After the funeral, I called Inspector Sharma and asked him to search the cemetery to which he was quite surprised. I assured him that I had identified the murderer and according to my theory Mr. Maniratnam’s missing head would be around his burial site itself. The next day, I assembled every member of the house to the living room since the police were finally successful in recovering the missing head just as I had predicted.
With the entire room packed with members of the house, Mrs. Maniratnam curiously asked, “What is going on here detective?”
Unable to bear her impatience, I replied, “Ladies and gentleman, I’m pleased to inform you that we have found Mr. Maniratnam’s head and with that I have found the killer as well. You’d be surprised to know that he is in this very room right now.”
Leaning back on the only closed door, Inspector Sharma questioned in exhaustion, “So, who was it?”
“Mr. Karan, please proceed. I don’t want to waste my energy.”
“Wh.. Wha… What? You think it’s me? I… I… was not the one who buried the head there...”
“Ahh.... Then tell us how you know that the head was buried in the first place?”
While everyone gawked at him, I said, “Ahh… apparently I should spend my energy after all and tell them what happened… So, Mrs. Maniratnam, your servant here Mr. Karan is also from your in-law’s place as you said during our inquiry. I had my doubts about him when he offered me tea when I first came to the crime site. How could a person working the whole day in the house have such dirty nails containing mud which usually is the case with gardeners?”
As Karan silently placed his hands in his pockets, I continued, “To know more, I sent Arjun to his native place to inquire about his past. From there, I learned that your husband and Karan were relatives. Your husband was Karan’s son-in-law and he molested and cheated Karan’s daughter before he married you. While he was marrying you, Karan’s daughter tried to oppose but Mr. Maniratnam’s father not only covered it all up but even insulted and harassed her badly. Poor woman couldn’t take all that and decided to commit suicide.”
Noticing how Karan’s face turned red, I concluded, “And our dear Karan here or should I say Mr. Arvind being the discarded adopted father who never met your husband in the past introduced himself as a poor guy and entered your house. And yes, Mr. Arvind, who was a woodcutter in the past, knew how to use an axe excellently. Am I right Mr. Arvind or am I wrong?”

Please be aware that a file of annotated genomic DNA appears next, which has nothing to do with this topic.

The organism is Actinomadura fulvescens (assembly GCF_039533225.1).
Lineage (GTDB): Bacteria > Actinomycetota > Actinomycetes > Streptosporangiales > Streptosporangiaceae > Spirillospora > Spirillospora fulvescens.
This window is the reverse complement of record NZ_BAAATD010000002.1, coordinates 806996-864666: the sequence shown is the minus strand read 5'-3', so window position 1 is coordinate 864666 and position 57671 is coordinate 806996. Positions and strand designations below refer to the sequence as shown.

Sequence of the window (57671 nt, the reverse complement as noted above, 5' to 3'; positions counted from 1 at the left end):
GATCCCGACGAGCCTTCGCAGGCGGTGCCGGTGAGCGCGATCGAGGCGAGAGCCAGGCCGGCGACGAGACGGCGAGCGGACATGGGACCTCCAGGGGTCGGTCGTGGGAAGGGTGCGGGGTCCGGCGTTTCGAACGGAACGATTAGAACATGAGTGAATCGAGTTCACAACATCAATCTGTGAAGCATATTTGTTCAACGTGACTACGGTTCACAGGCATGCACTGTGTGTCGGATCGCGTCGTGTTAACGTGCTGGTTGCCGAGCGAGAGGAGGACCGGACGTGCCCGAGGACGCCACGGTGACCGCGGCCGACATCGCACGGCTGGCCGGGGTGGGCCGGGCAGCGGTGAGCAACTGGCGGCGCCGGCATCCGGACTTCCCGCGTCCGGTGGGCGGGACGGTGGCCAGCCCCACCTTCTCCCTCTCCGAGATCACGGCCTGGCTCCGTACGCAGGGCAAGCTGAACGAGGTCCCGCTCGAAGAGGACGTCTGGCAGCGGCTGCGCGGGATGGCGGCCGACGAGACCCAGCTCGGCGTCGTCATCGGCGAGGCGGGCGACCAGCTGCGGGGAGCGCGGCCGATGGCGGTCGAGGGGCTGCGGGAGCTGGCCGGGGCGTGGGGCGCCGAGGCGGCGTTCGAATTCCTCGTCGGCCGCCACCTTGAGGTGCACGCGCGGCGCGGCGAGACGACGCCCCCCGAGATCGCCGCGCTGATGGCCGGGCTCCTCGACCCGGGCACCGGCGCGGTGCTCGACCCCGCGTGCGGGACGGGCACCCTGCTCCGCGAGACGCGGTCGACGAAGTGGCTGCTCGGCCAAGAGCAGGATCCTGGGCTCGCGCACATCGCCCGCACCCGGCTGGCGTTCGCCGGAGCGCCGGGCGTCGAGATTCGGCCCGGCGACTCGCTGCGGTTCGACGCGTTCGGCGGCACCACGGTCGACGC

“Yes, yes, I did kill him… I killed that bastard for what he has done to my girl in my absence. When I buried her body in this very city, I vowed to kill him…”
Not bothering about anyone in the room and even pleased with himself, Arvind continued, “And as promised I buried his head near her tomb as an offering. I thought if the head is missing, it would be impossible to solve the case and I would be living freely until my last days. But I am curious to know as to how you got to know where I buried the head?”
Staring into his black eyes, I replied, “As I told you, ever since I saw mud in your nails and got to know about your previous profession, I had a suspicion. It grew when you were the only servant to attend his funeral implying a closeness and my mind started ticking when you said the cemetery annoys you. So I just tried a blind shot and asked Inspector Sharma to search the cemetery and the rest happened as you know.”
As soon as I completed, Mrs. Maniratnam shouted, “You...” and held Mr. Arvind by his collar. Though it seemed like she wanted to hit him, she just cried and shouted, “Take him out of my sight!”
It was disheartening to see the look on Mrs. Maniratnam’s face. She was now the mourning widow of a man whom she realized, never really deserved to be loved.
As for Mr. Arvind, being jailed in the past for his criminal history did not deter him from taking the law into his own hands. He chose to fall back on the world of crime to bring justice to his daughter…
He went from being a father who could not protect his daughter’s life since he was always locked up, to being a father who would now be imprisoned for avenging his daughter’s death.